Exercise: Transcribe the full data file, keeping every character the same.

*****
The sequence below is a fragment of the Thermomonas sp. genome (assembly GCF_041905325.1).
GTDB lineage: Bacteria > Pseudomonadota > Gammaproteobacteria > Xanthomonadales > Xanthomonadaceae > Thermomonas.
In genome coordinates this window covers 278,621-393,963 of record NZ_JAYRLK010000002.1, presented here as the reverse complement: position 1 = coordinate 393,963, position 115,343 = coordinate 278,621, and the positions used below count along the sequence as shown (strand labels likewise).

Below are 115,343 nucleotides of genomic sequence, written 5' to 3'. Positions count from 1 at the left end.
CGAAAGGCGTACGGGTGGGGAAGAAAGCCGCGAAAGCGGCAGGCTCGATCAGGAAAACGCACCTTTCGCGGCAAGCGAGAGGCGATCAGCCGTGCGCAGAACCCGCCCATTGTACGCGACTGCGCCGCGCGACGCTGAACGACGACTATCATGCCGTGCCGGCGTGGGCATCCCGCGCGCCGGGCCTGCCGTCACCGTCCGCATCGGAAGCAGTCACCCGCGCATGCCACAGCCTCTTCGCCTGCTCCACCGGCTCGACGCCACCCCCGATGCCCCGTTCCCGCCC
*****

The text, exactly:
The sequence below is a fragment of the Thermomonas sp. genome (assembly GCF_041905325.1).
GTDB lineage: Bacteria > Pseudomonadota > Gammaproteobacteria > Xanthomonadales > Xanthomonadaceae > Thermomonas.
In genome coordinates this window covers 278,621-393,963 of record NZ_JAYRLK010000002.1, presented here as the reverse complement: position 1 = coordinate 393,963, position 115,343 = coordinate 278,621, and the positions used below count along the sequence as shown (strand labels likewise).

Below are 115,343 nucleotides of genomic sequence, written 5' to 3'. Positions count from 1 at the left end.
CGAAAGGCGTACGGGTGGGGAAGAAAGCCGCGAAAGCGGCAGGCTCGATCAGGAAAACGCACCTTTCGCGGCAAGCGAGAGGCGATCAGCCGTGCGCAGAACCCGCCCATTGTACGCGACTGCGCCGCGCGACGCTGAACGACGACTATCATGCCGTGCCGGCGTGGGCATCCCGCGCGCCGGGCCTGCCGTCACCGTCCGCATCGGAAGCAGTCACCCGCGCATGCCACAGCCTCTTCGCCTGCTCCACCGGCTCGACGCCACCCCCGATGCCCCGTTCCCGCCC